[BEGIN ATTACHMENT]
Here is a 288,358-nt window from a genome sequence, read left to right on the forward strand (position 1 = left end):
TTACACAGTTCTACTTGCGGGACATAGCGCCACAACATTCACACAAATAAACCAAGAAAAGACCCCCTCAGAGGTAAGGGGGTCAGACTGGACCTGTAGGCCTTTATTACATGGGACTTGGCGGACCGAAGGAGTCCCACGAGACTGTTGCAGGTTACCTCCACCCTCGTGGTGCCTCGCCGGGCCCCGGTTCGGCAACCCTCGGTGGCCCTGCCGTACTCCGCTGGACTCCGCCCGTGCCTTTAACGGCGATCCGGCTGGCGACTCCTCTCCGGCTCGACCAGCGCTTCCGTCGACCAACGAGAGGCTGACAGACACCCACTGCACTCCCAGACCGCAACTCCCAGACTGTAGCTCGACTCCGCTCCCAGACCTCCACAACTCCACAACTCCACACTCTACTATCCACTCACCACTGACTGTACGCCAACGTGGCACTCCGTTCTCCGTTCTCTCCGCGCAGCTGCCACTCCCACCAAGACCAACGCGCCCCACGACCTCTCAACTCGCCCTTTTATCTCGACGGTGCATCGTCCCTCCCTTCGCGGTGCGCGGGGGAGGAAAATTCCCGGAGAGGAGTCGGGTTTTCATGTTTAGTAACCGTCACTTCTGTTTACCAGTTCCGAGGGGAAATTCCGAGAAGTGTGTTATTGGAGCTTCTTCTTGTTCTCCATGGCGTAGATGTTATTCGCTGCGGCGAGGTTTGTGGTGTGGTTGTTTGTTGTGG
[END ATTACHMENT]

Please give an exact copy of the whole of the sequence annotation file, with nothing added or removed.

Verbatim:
Here is a 288,358-nt window from a genome sequence, read left to right on the forward strand (position 1 = left end):
TTACACAGTTCTACTTGCGGGACATAGCGCCACAACATTCACACAAATAAACCAAGAAAAGACCCCCTCAGAGGTAAGGGGGTCAGACTGGACCTGTAGGCCTTTATTACATGGGACTTGGCGGACCGAAGGAGTCCCACGAGACTGTTGCAGGTTACCTCCACCCTCGTGGTGCCTCGCCGGGCCCCGGTTCGGCAACCCTCGGTGGCCCTGCCGTACTCCGCTGGACTCCGCCCGTGCCTTTAACGGCGATCCGGCTGGCGACTCCTCTCCGGCTCGACCAGCGCTTCCGTCGACCAACGAGAGGCTGACAGACACCCACTGCACTCCCAGACCGCAACTCCCAGACTGTAGCTCGACTCCGCTCCCAGACCTCCACAACTCCACAACTCCACACTCTACTATCCACTCACCACTGACTGTACGCCAACGTGGCACTCCGTTCTCCGTTCTCTCCGCGCAGCTGCCACTCCCACCAAGACCAACGCGCCCCACGACCTCTCAACTCGCCCTTTTATCTCGACGGTGCATCGTCCCTCCCTTCGCGGTGCGCGGGGGAGGAAAATTCCCGGAGAGGAGTCGGGTTTTCATGTTTAGTAACCGTCACTTCTGTTTACCAGTTCCGAGGGGAAATTCCGAGAAGTGTGTTATTGGAGCTTCTTCTTGTTCTCCATGGCGTAGATGTTATTCGCTGCGGCGAGGTTTGTGGTGTGGTTGTTTGTTGTGG